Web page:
3670[evol-psych] Re: Mind virus could give us shopping bug
- Apr 2, 2000On Fri, 31 Mar 2000, Jerrod Hansen wrote:
>I agree that the number of initial cohorts is important *but* there is
> The link didn't work for me, but I tracked down the article. Marsden
> is blatantly lifting Doug Rushkoff's ideas about media influence, and
> his grasp of social psychology is weak. (He claims to get a whole
> group of people staring into the sky simply by planting one person
> staring into space. This result is dependent on the number of initial
> cohorts and relies on an actual object, not empty space).
no requirement that an actual object needs to be present. People will
impose meaning on a situation and the size of the initial cohort is
often reason enough to stare up at the sky or up at a building. Milgram
ran this type of experiment in the 1960s (reported in large number of
introductory social psychology textbooks). I have 'replicated' his study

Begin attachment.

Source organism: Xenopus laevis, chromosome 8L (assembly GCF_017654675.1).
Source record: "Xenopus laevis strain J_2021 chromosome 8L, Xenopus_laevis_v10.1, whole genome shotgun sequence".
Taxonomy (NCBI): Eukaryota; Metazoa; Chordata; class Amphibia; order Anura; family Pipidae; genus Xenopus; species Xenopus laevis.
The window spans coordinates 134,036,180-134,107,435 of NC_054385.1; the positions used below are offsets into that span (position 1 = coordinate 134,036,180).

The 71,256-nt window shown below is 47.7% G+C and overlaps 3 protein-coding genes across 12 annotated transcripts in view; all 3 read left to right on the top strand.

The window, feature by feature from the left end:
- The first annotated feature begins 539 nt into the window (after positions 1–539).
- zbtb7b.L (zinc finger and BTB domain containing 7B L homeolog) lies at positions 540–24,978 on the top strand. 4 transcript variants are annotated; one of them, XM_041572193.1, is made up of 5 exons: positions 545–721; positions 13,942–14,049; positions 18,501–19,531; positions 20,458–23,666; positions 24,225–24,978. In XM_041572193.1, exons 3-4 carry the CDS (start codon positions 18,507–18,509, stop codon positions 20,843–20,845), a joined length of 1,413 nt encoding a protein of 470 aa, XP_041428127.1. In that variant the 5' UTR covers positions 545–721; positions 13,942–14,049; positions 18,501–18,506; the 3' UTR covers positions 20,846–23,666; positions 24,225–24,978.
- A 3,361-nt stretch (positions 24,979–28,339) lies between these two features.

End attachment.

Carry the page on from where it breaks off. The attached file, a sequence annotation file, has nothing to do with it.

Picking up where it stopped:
in 3 different locations in the UK. The size of the group staring up at
'something' seems to be an important factor. However city size also
needs to be taken into account.
I ran these series of experiments because I had found an interesting
effect of group size on imitative behaviour in a previous experiment set
up to test a gene-culture coevolutionary model.
BTW in order to run these experiments it requires more than 1 trial. I
sent groups of 3, 4, and 5 out 5 times to stare up at a building (15
randomly ordered trials x 3 locations = 45 times).
Milgram, S., Bickman, L., & Berkowitz, L. (1969) Note on the drawing
power of crowds of different sizes. Journal of Personality and Social
Psychology, 13 79 -82
Coultas, J. (2000) Milgram Revisited: The influence of group and city
size on imitative behaviour (submitted paper)
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